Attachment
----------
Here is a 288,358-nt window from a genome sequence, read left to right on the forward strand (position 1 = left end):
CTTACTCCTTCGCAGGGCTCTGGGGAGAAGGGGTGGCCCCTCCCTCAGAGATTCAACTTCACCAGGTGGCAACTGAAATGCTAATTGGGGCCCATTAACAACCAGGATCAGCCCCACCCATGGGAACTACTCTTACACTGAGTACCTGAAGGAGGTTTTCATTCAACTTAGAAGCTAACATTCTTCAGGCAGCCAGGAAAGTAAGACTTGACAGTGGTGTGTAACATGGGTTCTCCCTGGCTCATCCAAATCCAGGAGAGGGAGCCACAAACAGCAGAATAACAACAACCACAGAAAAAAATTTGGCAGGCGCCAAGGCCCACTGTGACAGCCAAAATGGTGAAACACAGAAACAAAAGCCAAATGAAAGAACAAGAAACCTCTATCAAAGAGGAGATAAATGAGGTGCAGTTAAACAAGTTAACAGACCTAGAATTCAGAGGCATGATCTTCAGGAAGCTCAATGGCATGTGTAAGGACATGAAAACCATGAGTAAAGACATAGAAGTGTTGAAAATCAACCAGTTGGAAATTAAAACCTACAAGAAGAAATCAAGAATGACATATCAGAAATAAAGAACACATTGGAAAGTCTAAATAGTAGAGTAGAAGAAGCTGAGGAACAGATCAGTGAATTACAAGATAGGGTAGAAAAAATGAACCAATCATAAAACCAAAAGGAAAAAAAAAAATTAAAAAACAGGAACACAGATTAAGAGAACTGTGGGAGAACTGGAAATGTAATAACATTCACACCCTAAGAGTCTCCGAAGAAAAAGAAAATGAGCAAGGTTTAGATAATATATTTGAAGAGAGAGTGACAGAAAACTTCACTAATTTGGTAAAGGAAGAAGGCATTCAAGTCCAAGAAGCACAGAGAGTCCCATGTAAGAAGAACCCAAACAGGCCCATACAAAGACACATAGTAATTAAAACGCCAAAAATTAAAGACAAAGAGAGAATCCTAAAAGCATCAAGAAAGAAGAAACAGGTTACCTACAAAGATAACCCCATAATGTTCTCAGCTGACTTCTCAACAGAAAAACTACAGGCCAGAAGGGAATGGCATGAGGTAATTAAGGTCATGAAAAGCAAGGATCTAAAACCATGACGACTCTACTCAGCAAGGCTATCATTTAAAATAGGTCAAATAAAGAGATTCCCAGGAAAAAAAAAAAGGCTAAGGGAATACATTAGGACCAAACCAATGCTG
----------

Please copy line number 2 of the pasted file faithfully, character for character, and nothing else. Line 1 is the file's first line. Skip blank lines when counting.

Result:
CTTACTCCTTCGCAGGGCTCTGGGGAGAAGGGGTGGCCCCTCCCTCAGAGATTCAACTTCACCAGGTGGCAACTGAAATGCTAATTGGGGCCCATTAACAACCAGGATCAGCCCCACCCATGGGAACTACTCTTACACTGAGTACCTGAAGGAGGTTTTCATTCAACTTAGAAGCTAACATTCTTCAGGCAGCCAGGAAAGTAAGACTTGACAGTGGTGTGTAACATGGGTTCTCCCTGGCTCATCCAAATCCAGGAGAGGGAGCCACAAACAGCAGAATAACAACAACCACAGAAAAAAATTTGGCAGGCGCCAAGGCCCACTGTGACAGCCAAAATGGTGAAACACAGAAACAAAAGCCAAATGAAAGAACAAGAAACCTCTATCAAAGAGGAGATAAATGAGGTGCAGTTAAACAAGTTAACAGACCTAGAATTCAGAGGCATGATCTTCAGGAAGCTCAATGGCATGTGTAAGGACATGAAAACCATGAGTAAAGACATAGAAGTGTTGAAAATCAACCAGTTGGAAATTAAAACCTACAAGAAGAAATCAAGAATGACATATCAGAAATAAAGAACACATTGGAAAGTCTAAATAGTAGAGTAGAAGAAGCTGAGGAACAGATCAGTGAATTACAAGATAGGGTAGAAAAAATGAACCAATCATAAAACCAAAAGGAAAAAAAAAAATTAAAAAACAGGAACACAGATTAAGAGAACTGTGGGAGAACTGGAAATGTAATAACATTCACACCCTAAGAGTCTCCGAAGAAAAAGAAAATGAGCAAGGTTTAGATAATATATTTGAAGAGAGAGTGACAGAAAACTTCACTAATTTGGTAAAGGAAGAAGGCATTCAAGTCCAAGAAGCACAGAGAGTCCCATGTAAGAAGAACCCAAACAGGCCCATACAAAGACACATAGTAATTAAAACGCCAAAAATTAAAGACAAAGAGAGAATCCTAAAAGCATCAAGAAAGAAGAAACAGGTTACCTACAAAGATAACCCCATAATGTTCTCAGCTGACTTCTCAACAGAAAAACTACAGGCCAGAAGGGAATGGCATGAGGTAATTAAGGTCATGAAAAGCAAGGATCTAAAACCATGACGACTCTACTCAGCAAGGCTATCATTTAAAATAGGTCAAATAAAGAGATTCCCAGGAAAAAAAAAAAGGCTAAGGGAATACATTAGGACCAAACCAATGCTG